The risk of small-scale cholera outbreaks propagating rapidly and enlarging extensively remains substantial. As opposed to relying on mass, community-wide approaches, cholera control strategies could focus on proactively containing the first clusters. Case-area targeted interventions (CATI) are based on the premise that early detection can trigger a rapid, localised response in the high-risk radius around one or several case-households to reduce transmission sufficiently to extinguish the outbreak or reduce its spread. Current evidence supports a highrisk spatiotemporal zone of 100 to 250 meters around case-households for 7 days.
We hypothesize that the prompt application of CATI will reduce household transmission and transmission in the wider ring. This will result in reduced incidence in the ring and reduced clustering of cases. The local focus of CATI will enable active case-finding and sustained uptake of interventions. This will result in prompt access to care for detected cases, and reduced mortality and community transmission.
We propose to evaluate the effectiveness of a CATI strategy using an observational study design during an acute cholera epidemic, with clearly-defined measures of the effectiveness of the CATI package. In addition, we intend to evaluate the feasibility, costs, and process of implementing this approach.
The CATI package delivered by Médecins Sans Frontières (MSF) incorporates key transmission-reducing interventions (including household-level water, sanitation, and hygiene measures, health promotion, active case-finding, antibiotic chemoprophylaxis, and, single-dose oral cholera vaccination (OCV)).
The study design is based on comparing the effects of CATIs that rapidly provide protection in averting later generations of cases when compared with CATIs delayed by operational constraints (delays will not be assigned nor randomized). A regression analysis will be used to model the observed incidence of enriched RDT-positive cholera as a function of the delay to intervention (in days). The delay will reflect the inverse strength of rapid response. Groups, as a function of their delays to intervention, will serve as internal controls.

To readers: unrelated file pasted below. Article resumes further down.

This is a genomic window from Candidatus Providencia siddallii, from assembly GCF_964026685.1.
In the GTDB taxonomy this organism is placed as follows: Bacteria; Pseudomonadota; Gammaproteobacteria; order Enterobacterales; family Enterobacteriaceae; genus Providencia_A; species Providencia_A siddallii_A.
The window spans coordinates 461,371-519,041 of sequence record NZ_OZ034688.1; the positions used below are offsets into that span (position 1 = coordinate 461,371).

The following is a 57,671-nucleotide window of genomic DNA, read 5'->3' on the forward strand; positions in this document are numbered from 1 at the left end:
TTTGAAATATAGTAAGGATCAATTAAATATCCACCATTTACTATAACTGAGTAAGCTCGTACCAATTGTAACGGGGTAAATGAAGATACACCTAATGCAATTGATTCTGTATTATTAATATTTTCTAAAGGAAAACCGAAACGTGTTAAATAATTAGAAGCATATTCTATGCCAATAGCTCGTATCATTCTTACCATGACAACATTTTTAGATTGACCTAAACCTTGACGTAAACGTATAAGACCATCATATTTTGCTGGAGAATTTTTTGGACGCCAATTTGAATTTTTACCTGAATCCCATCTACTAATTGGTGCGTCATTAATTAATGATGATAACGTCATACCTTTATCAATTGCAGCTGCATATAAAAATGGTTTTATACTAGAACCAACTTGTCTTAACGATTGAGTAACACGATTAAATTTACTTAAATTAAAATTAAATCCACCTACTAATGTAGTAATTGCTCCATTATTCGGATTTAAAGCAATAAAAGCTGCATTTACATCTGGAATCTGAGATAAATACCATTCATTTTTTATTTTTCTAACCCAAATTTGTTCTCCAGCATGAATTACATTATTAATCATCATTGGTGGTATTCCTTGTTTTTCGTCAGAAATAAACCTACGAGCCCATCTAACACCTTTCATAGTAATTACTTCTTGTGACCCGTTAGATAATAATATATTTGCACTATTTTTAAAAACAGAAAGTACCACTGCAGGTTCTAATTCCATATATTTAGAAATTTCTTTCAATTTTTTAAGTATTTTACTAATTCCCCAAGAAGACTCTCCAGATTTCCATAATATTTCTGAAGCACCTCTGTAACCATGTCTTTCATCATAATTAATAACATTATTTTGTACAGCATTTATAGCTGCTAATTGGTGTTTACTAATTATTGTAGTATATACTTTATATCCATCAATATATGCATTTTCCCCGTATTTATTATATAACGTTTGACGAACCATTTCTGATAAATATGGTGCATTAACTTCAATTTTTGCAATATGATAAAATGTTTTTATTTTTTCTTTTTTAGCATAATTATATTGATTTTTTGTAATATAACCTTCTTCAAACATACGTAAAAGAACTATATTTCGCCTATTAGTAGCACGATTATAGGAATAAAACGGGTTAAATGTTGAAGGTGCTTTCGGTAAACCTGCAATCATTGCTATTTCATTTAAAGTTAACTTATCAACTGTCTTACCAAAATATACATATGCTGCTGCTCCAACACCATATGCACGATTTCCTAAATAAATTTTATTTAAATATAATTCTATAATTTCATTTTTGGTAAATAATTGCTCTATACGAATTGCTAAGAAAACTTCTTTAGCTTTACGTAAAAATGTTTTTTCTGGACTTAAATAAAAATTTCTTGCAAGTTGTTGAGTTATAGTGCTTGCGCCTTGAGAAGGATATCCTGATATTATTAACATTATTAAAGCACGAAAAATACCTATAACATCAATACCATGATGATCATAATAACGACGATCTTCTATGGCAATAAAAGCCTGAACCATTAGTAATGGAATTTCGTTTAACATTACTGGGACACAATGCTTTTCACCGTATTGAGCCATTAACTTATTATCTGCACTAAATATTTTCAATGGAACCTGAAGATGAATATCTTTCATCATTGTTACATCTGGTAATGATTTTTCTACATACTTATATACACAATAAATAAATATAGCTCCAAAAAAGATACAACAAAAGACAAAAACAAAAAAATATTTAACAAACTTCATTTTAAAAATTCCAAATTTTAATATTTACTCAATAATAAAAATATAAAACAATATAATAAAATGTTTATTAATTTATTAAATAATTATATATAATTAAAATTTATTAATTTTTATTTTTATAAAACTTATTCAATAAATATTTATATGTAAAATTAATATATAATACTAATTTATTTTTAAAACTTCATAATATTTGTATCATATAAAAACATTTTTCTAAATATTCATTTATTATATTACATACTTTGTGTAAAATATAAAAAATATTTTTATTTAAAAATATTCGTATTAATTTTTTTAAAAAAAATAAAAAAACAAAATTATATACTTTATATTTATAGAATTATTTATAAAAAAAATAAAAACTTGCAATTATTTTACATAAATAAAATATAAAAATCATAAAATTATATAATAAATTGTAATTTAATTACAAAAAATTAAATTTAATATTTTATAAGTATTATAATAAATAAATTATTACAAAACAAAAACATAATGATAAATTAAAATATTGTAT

Study design, Coordination, Implementation, Analysis
OCG, OCB, OCP, OCBA, OCA
During the study period, CATI has been implemented by 4 MSF operational sections in 118 rings in 5 different sites in the Democratic Republic of the Congo. The median number of households in each ring was 69. The median administrative vaccination coverage achieved was 89% across all sites. The median delay to CATI implementation was of 2 days from the onset of symptoms of the primary case, and the delay to vaccination was 3.5 days. The characteristics of the CATI rings varied widely across sites and between individual rings. The number of secondary cases observed in rings was generally low, no secondary case was observed in overs 75% of all rings.
Preliminary results show that rapidly implementing CATI with vaccination to contain cholera cases is feasible and that the coverage of the different interventions is satisfactory. A more detailed analysis of effectiveness, coverage and resource needs is underway.